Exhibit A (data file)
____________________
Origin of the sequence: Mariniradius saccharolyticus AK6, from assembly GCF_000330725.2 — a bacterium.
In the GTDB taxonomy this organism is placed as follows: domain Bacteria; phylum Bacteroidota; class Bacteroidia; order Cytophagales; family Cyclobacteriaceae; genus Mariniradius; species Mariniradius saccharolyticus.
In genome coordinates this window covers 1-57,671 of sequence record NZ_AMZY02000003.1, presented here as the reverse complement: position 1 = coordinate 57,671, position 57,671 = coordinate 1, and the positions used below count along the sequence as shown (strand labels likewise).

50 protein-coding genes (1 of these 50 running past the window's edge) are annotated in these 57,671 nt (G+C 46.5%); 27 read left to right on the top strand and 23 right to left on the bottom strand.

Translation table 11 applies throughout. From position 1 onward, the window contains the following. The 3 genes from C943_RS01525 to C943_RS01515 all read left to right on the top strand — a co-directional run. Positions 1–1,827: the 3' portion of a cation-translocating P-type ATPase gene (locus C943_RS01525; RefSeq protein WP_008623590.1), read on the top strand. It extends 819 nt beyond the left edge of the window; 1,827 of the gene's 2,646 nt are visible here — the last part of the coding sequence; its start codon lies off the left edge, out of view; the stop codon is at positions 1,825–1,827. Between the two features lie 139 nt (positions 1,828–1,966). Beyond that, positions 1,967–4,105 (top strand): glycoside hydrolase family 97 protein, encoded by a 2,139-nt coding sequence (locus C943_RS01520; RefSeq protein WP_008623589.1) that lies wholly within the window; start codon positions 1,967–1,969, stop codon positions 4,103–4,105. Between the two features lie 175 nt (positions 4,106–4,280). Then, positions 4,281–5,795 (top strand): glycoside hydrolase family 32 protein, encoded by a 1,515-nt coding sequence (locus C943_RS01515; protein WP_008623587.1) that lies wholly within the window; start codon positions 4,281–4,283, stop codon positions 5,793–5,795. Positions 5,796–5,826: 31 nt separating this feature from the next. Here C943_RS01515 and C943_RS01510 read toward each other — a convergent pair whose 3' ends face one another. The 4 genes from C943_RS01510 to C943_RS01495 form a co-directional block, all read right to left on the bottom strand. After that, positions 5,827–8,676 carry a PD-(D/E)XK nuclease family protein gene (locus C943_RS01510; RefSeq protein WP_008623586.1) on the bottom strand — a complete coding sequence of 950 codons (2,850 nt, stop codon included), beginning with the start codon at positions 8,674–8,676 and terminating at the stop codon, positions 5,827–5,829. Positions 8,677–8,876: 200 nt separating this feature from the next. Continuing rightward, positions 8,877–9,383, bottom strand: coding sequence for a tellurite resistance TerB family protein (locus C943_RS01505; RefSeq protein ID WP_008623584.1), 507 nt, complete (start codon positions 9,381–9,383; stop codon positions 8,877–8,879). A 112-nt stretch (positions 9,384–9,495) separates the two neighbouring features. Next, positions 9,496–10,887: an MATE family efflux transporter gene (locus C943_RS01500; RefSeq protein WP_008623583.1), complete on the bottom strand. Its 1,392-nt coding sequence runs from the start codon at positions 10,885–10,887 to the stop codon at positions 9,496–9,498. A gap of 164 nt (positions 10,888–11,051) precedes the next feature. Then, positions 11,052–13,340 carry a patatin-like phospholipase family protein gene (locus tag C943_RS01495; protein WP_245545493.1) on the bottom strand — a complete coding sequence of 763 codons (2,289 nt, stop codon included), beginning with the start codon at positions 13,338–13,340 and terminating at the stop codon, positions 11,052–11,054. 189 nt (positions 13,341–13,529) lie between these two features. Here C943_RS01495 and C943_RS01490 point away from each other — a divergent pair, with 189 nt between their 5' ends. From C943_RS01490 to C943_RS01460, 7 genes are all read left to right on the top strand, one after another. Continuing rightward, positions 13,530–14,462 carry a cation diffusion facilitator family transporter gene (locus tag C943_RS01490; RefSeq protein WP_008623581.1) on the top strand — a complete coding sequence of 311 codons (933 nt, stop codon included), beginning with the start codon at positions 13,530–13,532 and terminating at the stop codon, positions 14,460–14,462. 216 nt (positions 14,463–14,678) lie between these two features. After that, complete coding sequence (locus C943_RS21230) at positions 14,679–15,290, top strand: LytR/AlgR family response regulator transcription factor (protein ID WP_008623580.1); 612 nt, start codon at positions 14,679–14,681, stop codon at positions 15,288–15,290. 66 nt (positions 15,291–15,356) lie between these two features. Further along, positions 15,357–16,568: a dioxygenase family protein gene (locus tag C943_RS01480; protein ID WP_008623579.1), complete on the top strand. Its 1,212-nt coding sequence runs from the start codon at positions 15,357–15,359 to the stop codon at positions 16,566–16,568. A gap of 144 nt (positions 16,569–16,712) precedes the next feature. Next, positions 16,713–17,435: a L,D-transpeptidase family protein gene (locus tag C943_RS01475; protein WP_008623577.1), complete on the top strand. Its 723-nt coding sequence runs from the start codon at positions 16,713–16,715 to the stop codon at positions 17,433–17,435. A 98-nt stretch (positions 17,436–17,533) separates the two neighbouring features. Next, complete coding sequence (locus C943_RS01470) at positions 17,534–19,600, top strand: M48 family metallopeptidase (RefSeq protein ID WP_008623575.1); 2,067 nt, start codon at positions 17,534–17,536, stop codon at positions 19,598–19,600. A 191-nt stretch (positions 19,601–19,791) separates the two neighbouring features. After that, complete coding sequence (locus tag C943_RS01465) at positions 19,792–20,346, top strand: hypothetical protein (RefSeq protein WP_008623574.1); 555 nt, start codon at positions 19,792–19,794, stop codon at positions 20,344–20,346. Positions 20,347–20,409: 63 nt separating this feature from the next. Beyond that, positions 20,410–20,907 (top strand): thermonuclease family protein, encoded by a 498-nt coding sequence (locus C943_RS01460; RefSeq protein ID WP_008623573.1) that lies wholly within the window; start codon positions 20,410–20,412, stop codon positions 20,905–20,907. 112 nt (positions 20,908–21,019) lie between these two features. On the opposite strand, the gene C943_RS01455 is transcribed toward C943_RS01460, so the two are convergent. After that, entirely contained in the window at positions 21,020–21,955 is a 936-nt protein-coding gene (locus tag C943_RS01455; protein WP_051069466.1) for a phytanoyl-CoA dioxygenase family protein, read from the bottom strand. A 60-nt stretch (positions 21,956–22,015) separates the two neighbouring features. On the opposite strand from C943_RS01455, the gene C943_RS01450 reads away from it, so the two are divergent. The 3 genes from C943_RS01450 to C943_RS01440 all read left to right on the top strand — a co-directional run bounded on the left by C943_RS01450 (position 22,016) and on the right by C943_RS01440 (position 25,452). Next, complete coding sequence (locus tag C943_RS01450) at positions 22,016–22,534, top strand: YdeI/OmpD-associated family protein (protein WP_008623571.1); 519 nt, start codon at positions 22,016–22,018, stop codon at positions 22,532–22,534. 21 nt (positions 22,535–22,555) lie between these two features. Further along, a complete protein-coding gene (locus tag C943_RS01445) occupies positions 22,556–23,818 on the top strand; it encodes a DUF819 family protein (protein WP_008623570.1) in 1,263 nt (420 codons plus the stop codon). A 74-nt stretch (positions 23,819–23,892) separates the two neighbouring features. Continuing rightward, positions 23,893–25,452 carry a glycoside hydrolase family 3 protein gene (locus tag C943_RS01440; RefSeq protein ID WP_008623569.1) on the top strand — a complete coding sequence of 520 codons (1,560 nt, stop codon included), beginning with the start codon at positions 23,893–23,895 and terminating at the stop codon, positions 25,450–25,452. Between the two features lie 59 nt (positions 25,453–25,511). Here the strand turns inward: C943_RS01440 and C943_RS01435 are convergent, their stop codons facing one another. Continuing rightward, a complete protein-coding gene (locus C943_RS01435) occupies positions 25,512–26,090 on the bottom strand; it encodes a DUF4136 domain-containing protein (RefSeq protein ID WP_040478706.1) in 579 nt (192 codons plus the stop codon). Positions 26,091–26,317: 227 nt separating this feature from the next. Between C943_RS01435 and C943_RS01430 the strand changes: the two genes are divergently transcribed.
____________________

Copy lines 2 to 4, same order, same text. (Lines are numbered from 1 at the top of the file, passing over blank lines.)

In the GTDB taxonomy this organism is placed as follows: domain Bacteria; phylum Bacteroidota; class Bacteroidia; order Cytophagales; family Cyclobacteriaceae; genus Mariniradius; species Mariniradius saccharolyticus.
In genome coordinates this window covers 1-57,671 of sequence record NZ_AMZY02000003.1, presented here as the reverse complement: position 1 = coordinate 57,671, position 57,671 = coordinate 1, and the positions used below count along the sequence as shown (strand labels likewise).

50 protein-coding genes (1 of these 50 running past the window's edge) are annotated in these 57,671 nt (G+C 46.5%); 27 read left to right on the top strand and 23 right to left on the bottom strand.